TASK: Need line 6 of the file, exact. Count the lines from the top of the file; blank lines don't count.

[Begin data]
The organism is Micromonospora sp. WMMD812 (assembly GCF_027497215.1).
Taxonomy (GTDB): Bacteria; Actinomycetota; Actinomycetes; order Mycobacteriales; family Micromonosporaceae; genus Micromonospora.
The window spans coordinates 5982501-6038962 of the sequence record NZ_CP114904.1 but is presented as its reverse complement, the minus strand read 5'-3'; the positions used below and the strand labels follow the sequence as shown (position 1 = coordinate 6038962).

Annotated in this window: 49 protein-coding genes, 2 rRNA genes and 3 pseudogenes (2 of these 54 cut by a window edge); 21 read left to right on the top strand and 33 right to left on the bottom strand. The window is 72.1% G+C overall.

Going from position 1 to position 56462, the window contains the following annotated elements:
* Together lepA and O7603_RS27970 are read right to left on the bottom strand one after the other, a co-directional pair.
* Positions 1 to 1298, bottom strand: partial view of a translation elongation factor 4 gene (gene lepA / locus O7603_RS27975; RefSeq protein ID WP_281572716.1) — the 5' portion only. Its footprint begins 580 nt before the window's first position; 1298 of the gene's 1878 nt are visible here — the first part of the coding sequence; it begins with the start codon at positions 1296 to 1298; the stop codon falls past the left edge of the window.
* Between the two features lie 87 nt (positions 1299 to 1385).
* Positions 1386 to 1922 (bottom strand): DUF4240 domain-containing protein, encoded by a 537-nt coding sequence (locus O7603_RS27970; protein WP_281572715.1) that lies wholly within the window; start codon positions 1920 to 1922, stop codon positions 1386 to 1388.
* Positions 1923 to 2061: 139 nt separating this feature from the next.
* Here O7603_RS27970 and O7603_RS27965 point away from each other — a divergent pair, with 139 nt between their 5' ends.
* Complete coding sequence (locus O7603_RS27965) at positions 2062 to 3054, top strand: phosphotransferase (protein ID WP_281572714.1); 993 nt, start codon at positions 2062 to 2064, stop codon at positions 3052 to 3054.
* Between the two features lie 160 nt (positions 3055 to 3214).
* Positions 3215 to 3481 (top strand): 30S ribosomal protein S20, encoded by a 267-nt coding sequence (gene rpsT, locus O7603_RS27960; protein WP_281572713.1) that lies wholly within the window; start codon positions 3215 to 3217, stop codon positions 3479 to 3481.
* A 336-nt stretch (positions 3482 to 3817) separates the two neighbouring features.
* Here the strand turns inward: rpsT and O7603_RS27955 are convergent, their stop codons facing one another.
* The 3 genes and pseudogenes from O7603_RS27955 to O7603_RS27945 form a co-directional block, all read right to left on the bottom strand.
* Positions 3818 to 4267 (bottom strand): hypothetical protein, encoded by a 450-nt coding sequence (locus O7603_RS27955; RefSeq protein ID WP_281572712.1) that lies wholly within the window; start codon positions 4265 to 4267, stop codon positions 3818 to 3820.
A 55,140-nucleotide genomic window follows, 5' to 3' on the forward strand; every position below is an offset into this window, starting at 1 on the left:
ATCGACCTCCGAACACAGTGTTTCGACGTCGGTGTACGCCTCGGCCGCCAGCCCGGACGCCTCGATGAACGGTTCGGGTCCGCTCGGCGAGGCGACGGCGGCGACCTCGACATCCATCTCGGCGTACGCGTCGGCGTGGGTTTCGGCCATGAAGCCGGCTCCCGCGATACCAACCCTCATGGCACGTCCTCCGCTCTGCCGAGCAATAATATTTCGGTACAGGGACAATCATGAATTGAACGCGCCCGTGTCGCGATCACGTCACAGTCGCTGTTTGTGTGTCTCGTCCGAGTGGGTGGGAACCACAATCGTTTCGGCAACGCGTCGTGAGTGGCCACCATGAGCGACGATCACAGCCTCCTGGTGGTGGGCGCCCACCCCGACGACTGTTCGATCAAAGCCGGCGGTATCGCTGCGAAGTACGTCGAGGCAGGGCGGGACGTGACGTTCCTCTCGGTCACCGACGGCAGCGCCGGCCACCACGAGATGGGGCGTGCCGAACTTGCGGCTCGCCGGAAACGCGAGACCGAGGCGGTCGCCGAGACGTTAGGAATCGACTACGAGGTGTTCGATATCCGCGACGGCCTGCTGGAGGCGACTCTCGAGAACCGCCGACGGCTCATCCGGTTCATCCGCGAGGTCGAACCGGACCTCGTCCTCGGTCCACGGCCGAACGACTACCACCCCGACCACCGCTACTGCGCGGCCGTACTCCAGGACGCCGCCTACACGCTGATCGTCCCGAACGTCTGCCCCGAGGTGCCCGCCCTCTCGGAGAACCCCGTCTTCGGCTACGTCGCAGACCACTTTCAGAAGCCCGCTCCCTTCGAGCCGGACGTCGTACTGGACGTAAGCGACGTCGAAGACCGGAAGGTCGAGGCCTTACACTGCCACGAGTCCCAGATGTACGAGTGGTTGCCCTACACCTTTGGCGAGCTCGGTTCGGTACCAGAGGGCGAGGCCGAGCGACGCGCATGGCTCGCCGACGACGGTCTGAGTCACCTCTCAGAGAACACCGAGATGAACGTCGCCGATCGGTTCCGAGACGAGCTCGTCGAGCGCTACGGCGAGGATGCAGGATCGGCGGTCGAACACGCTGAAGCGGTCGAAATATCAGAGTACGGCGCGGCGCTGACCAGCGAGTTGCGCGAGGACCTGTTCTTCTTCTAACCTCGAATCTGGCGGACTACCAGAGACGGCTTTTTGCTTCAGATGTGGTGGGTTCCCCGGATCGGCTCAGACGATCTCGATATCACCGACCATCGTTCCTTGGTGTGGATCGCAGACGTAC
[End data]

* Together lepA and O7603_RS27970 are read right to left on the bottom strand one after the other, a co-directional pair.